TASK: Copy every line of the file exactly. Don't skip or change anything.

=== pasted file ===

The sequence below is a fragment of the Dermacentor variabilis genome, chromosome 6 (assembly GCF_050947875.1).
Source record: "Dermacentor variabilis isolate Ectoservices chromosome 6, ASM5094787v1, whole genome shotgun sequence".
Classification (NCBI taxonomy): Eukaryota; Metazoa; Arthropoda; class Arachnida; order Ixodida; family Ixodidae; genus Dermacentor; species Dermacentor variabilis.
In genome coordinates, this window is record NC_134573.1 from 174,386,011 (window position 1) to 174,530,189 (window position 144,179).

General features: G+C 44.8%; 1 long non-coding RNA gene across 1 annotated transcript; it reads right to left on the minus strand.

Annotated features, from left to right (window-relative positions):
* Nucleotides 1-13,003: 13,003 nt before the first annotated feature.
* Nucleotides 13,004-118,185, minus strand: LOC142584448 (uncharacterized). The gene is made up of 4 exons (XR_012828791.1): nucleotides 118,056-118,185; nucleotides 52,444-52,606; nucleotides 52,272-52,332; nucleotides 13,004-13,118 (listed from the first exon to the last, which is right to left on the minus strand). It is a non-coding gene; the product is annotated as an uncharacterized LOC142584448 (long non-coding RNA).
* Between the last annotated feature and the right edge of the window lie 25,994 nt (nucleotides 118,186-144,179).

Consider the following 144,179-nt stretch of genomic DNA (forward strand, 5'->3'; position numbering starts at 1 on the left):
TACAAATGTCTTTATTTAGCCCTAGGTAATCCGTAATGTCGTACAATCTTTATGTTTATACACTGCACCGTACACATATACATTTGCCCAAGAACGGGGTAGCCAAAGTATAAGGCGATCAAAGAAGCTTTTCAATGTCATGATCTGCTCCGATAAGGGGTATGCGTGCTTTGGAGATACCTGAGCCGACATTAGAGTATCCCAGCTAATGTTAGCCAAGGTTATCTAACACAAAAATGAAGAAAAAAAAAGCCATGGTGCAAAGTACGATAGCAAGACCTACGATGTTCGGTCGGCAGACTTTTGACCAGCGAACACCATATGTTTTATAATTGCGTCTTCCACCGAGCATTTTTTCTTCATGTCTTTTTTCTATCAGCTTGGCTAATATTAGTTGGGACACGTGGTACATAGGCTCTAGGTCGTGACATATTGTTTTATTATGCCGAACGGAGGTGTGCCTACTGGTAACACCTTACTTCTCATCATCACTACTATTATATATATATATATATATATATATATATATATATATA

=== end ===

The sequence below is a fragment of the Dermacentor variabilis genome, chromosome 6 (assembly GCF_050947875.1).
Source record: "Dermacentor variabilis isolate Ectoservices chromosome 6, ASM5094787v1, whole genome shotgun sequence".
Classification (NCBI taxonomy): Eukaryota; Metazoa; Arthropoda; class Arachnida; order Ixodida; family Ixodidae; genus Dermacentor; species Dermacentor variabilis.
In genome coordinates, this window is record NC_134573.1 from 174,386,011 (window position 1) to 174,530,189 (window position 144,179).

General features: G+C 44.8%; 1 long non-coding RNA gene across 1 annotated transcript; it reads right to left on the minus strand.

Annotated features, from left to right (window-relative positions):
* Nucleotides 1-13,003: 13,003 nt before the first annotated feature.
* Nucleotides 13,004-118,185, minus strand: LOC142584448 (uncharacterized). The gene is made up of 4 exons (XR_012828791.1): nucleotides 118,056-118,185; nucleotides 52,444-52,606; nucleotides 52,272-52,332; nucleotides 13,004-13,118 (listed from the first exon to the last, which is right to left on the minus strand). It is a non-coding gene; the product is annotated as an uncharacterized LOC142584448 (long non-coding RNA).
* Between the last annotated feature and the right edge of the window lie 25,994 nt (nucleotides 118,186-144,179).

Consider the following 144,179-nt stretch of genomic DNA (forward strand, 5'->3'; position numbering starts at 1 on the left):
TACAAATGTCTTTATTTAGCCCTAGGTAATCCGTAATGTCGTACAATCTTTATGTTTATACACTGCACCGTACACATATACATTTGCCCAAGAACGGGGTAGCCAAAGTATAAGGCGATCAAAGAAGCTTTTCAATGTCATGATCTGCTCCGATAAGGGGTATGCGTGCTTTGGAGATACCTGAGCCGACATTAGAGTATCCCAGCTAATGTTAGCCAAGGTTATCTAACACAAAAATGAAGAAAAAAAAAGCCATGGTGCAAAGTACGATAGCAAGACCTACGATGTTCGGTCGGCAGACTTTTGACCAGCGAACACCATATGTTTTATAATTGCGTCTTCCACCGAGCATTTTTTCTTCATGTCTTTTTTCTATCAGCTTGGCTAATATTAGTTGGGACACGTGGTACATAGGCTCTAGGTCGTGACATATTGTTTTATTATGCCGAACGGAGGTGTGCCTACTGGTAACACCTTACTTCTCATCATCACTACTATTATATATATATATATATATATATATATATATATATATA